In Turner’s Footsteps around Lucerne: A survey of sketches, part #4

Here we continue In Turner’s Footsteps around Lucerne, examining drawings in three sketchbooks besides the Between Lucerne and Thun that is our main subject. Here we turn to the second sketchbook in the sequence.

(2) TB CCCXXXI Lake of Zug and Goldau sketchbook, ?1842

A letter-box format paperbound pocket book, containing as endpapers part of an almanac for 1842, and 28 leaves (probably of an original 32) leaves of white wove paper, 6 7/8 x 2 7/8 ins (no WM noted by A.J.Finberg in his Inventory of the Turner Bequest, 1909) mostly drawn on both sides and often with several sketches to a page. An unusual shape, the same as the Lucerne and Berne sketchbook, TB CCCXXVIII, although not necessarily used on the same tour.

Dated by Finberg 1909, to 1841 and by Ian Warrell in Through Switzerland with Turner, 1995, p.66 to 1843, but there is no certain evidence for either. The endpapers contain an Almanac for 1842, which rather suggests that it was made up for use in that year, and some subjects in the sketchbook e.g. Goldau, formed the basis of watercolours that were worked up by Turner during the winter of 1842-43.


5a, as ‘Buildings in Town; Mountains beside Lake; and Group of Peasant Girls’. Image source, Tate

This page contains five sketches, including two of Lucerne in the top two registers. The top sketch records the Rathaus and clock tower. This is continued to the right in the second register, below, to record the tower of St Peter’s Church, the Tour Baghard and the Wasserturm. Turner’s viewpoint appears to be on the quay in front of the Jesuit church. The sketch appears to inform the studio watercolour at the British Museum, Lucerne: Moonlight, discussed fully in a previous article on SublimeSites.co. Other related sketches include ff.28r and 28v (see below) a sketch in the Lucerne and Berne sketchbook,  page 2a, already discussed, and a quick, but large and naturalistic pencil sketch on grey paper, TB CCCXLI 384, to be discussed in due course, and another, quick but controlled, in the Between Lucerne and Thun sketchbook TB CCCXXIX 7r, already discussed. The watercolour is related to a colour study in the Turner Bequest TB CCCLXIV 324, although the details of that are more-or-less invented from memory.


6a as ‘Mountains beside Lake. Hapsburg [Turner] (Habsburg, between Basle and Zürich)’. Image source, Tate

The inscription appears to have prevented the identification of this sketch as Lucerne from the east. Superficially similar material appears in the Between Lucerne and Thun sketchbook  f.9a, and Lucerne and Berne sketchbook inside back cover and also in a sketch on grey paper TB CCCXLI 382; Tate D34105. Those, however, are all taken from the lake off Tribschen on the south shore. The present sketch is taken from the road not far from the north shore.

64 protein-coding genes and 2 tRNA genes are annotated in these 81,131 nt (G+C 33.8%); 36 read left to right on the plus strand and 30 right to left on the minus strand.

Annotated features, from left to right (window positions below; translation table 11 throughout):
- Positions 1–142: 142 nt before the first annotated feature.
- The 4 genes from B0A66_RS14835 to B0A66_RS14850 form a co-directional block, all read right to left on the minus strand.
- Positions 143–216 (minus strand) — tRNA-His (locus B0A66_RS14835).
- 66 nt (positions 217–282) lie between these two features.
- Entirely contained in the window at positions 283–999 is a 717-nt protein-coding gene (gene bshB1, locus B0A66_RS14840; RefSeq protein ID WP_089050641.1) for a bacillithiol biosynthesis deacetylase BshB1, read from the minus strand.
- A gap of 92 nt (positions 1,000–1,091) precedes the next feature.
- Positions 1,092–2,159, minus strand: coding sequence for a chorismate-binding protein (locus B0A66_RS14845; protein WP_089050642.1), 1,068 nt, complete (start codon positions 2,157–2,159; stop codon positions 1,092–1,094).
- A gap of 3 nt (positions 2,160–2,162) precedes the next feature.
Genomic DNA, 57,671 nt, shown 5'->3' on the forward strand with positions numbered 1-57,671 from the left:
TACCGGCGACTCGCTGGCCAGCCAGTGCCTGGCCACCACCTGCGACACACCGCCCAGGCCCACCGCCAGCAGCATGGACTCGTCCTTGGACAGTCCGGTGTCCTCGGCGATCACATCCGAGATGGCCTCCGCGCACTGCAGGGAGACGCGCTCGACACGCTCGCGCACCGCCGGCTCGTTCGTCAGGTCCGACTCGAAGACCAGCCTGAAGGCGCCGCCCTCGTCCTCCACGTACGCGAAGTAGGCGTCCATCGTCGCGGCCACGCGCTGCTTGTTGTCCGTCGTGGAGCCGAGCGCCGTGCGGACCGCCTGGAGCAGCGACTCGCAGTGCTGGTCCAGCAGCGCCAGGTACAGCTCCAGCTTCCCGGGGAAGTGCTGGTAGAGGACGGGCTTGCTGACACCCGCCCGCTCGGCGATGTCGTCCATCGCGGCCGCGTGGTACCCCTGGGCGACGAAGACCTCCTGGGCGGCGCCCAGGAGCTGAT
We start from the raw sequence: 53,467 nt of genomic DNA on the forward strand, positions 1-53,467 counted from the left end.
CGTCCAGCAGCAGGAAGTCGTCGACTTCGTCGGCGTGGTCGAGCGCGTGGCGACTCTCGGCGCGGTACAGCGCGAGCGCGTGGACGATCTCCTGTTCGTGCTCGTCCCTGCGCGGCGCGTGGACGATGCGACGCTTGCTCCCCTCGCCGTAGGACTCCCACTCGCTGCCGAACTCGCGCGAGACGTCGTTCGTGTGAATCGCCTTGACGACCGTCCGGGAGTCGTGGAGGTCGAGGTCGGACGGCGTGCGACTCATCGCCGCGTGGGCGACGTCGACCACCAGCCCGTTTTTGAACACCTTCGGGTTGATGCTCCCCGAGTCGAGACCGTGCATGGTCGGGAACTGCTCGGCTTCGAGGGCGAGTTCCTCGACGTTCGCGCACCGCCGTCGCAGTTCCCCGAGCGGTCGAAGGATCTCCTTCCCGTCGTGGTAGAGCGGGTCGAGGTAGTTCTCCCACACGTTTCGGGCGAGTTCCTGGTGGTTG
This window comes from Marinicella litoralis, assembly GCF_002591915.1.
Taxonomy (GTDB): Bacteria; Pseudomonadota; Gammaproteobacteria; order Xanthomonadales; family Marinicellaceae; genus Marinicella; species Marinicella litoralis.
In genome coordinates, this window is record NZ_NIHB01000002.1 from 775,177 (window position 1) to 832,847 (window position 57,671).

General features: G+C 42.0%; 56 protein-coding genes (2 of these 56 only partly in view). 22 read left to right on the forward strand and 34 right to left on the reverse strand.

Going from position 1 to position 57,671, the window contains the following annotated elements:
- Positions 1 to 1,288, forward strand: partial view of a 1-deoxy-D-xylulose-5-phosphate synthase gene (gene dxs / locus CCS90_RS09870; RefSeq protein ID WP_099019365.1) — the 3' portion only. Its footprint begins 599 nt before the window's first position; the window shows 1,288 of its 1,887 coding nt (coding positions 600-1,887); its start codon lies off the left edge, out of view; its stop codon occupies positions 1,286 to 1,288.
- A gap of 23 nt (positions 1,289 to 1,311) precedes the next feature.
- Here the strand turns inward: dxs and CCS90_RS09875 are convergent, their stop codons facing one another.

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It is not immediately clear in the present case why Turner inscribed the sketch ‘Hapsburg’, but he was on the road to Meggen, the site of Neuhabsburg castle. This appears to be the only occasion on which Turner sketched this aspect of Lucerne.


13a as ‘Towers and Other Buildings beside Lake. Also Two Female Peasants’. Image source, Tate

This page contains two sketches of the lakefront at Lucerne: That at the top records the Schwanenplatz from near the Hofkirche. Mont Pilatus can be seen to the to left, with, proceeding right, the Wasserturm, Tour Baghard, Swan Hotel (inscribed ‘S’) and Lederturm (demolished 1848). This is a similar view to that recorded in a sketch in the Between Lucerne and Thun sketchbook, f.2a, previously discussed. Below, more schematically drawn, is a more distant view of the same which brings in the Hofbrucke to the right, together with two female figures. This is continued to right on f,14, opposite. This records similar material to a sketch in the Between Lucerne and Thun sketchbook, f.3a, also previously discussed.


14 as ‘Towers and Other Buildings beside Lake’ . Image source, Tate

This sketch continues that on f.13a, opposite, to the right to include the towers of the Museggmauer and the Hofkirche as seen from the shore, now part of the Nationalquay. This is a similar view to that sketched in the Between Lucerne and Thun sketchbook, f.3a. As we have noticed previously, Turner’s attention at Lucerne could be readily distracted from its scenery to its ladies.